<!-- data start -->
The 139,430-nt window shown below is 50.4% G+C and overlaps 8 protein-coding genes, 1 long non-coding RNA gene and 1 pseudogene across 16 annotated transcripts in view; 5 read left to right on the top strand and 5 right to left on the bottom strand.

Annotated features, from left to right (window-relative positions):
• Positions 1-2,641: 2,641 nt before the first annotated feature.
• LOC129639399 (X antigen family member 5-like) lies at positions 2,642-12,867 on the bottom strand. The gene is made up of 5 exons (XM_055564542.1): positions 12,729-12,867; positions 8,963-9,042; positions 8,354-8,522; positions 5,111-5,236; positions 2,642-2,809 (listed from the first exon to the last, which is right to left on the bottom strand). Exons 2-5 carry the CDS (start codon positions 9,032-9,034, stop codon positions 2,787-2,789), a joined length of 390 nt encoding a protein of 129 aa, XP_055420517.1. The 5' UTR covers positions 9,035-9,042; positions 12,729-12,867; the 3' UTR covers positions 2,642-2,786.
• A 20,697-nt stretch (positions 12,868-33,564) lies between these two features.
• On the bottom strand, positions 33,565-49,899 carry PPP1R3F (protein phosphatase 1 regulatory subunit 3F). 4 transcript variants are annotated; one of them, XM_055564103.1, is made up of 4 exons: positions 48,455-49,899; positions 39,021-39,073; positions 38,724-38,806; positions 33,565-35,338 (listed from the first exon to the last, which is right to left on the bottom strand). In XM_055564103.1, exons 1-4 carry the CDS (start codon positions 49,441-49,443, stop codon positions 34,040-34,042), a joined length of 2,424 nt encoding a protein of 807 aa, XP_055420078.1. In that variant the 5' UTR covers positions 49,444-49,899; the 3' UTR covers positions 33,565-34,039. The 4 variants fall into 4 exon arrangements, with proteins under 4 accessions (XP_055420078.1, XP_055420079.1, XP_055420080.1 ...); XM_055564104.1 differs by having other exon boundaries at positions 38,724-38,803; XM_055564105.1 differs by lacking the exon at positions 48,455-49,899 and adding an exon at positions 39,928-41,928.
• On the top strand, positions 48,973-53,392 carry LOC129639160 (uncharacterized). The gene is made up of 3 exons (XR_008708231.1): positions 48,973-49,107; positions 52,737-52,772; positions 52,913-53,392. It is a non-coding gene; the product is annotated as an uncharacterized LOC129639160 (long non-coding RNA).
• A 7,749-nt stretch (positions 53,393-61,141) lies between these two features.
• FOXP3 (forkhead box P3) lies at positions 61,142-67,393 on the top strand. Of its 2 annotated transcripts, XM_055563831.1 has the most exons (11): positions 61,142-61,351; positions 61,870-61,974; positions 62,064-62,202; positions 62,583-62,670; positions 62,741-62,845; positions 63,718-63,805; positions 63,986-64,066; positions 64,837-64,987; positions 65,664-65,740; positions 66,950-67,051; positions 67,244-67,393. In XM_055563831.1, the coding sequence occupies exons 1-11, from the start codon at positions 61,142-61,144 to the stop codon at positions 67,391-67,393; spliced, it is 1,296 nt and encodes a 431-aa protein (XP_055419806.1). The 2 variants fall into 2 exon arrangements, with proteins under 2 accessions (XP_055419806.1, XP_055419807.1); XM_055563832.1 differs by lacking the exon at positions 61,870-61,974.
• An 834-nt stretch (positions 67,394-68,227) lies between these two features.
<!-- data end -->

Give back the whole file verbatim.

The 139,430-nt window shown below is 50.4% G+C and overlaps 8 protein-coding genes, 1 long non-coding RNA gene and 1 pseudogene across 16 annotated transcripts in view; 5 read left to right on the top strand and 5 right to left on the bottom strand.

Annotated features, from left to right (window-relative positions):
• Positions 1-2,641: 2,641 nt before the first annotated feature.
• LOC129639399 (X antigen family member 5-like) lies at positions 2,642-12,867 on the bottom strand. The gene is made up of 5 exons (XM_055564542.1): positions 12,729-12,867; positions 8,963-9,042; positions 8,354-8,522; positions 5,111-5,236; positions 2,642-2,809 (listed from the first exon to the last, which is right to left on the bottom strand). Exons 2-5 carry the CDS (start codon positions 9,032-9,034, stop codon positions 2,787-2,789), a joined length of 390 nt encoding a protein of 129 aa, XP_055420517.1. The 5' UTR covers positions 9,035-9,042; positions 12,729-12,867; the 3' UTR covers positions 2,642-2,786.
• A 20,697-nt stretch (positions 12,868-33,564) lies between these two features.
• On the bottom strand, positions 33,565-49,899 carry PPP1R3F (protein phosphatase 1 regulatory subunit 3F). 4 transcript variants are annotated; one of them, XM_055564103.1, is made up of 4 exons: positions 48,455-49,899; positions 39,021-39,073; positions 38,724-38,806; positions 33,565-35,338 (listed from the first exon to the last, which is right to left on the bottom strand). In XM_055564103.1, exons 1-4 carry the CDS (start codon positions 49,441-49,443, stop codon positions 34,040-34,042), a joined length of 2,424 nt encoding a protein of 807 aa, XP_055420078.1. In that variant the 5' UTR covers positions 49,444-49,899; the 3' UTR covers positions 33,565-34,039. The 4 variants fall into 4 exon arrangements, with proteins under 4 accessions (XP_055420078.1, XP_055420079.1, XP_055420080.1 ...); XM_055564104.1 differs by having other exon boundaries at positions 38,724-38,803; XM_055564105.1 differs by lacking the exon at positions 48,455-49,899 and adding an exon at positions 39,928-41,928.
• On the top strand, positions 48,973-53,392 carry LOC129639160 (uncharacterized). The gene is made up of 3 exons (XR_008708231.1): positions 48,973-49,107; positions 52,737-52,772; positions 52,913-53,392. It is a non-coding gene; the product is annotated as an uncharacterized LOC129639160 (long non-coding RNA).
• A 7,749-nt stretch (positions 53,393-61,141) lies between these two features.
• FOXP3 (forkhead box P3) lies at positions 61,142-67,393 on the top strand. Of its 2 annotated transcripts, XM_055563831.1 has the most exons (11): positions 61,142-61,351; positions 61,870-61,974; positions 62,064-62,202; positions 62,583-62,670; positions 62,741-62,845; positions 63,718-63,805; positions 63,986-64,066; positions 64,837-64,987; positions 65,664-65,740; positions 66,950-67,051; positions 67,244-67,393. In XM_055563831.1, the coding sequence occupies exons 1-11, from the start codon at positions 61,142-61,144 to the stop codon at positions 67,391-67,393; spliced, it is 1,296 nt and encodes a 431-aa protein (XP_055419806.1). The 2 variants fall into 2 exon arrangements, with proteins under 2 accessions (XP_055419806.1, XP_055419807.1); XM_055563832.1 differs by lacking the exon at positions 61,870-61,974.
• An 834-nt stretch (positions 67,394-68,227) lies between these two features.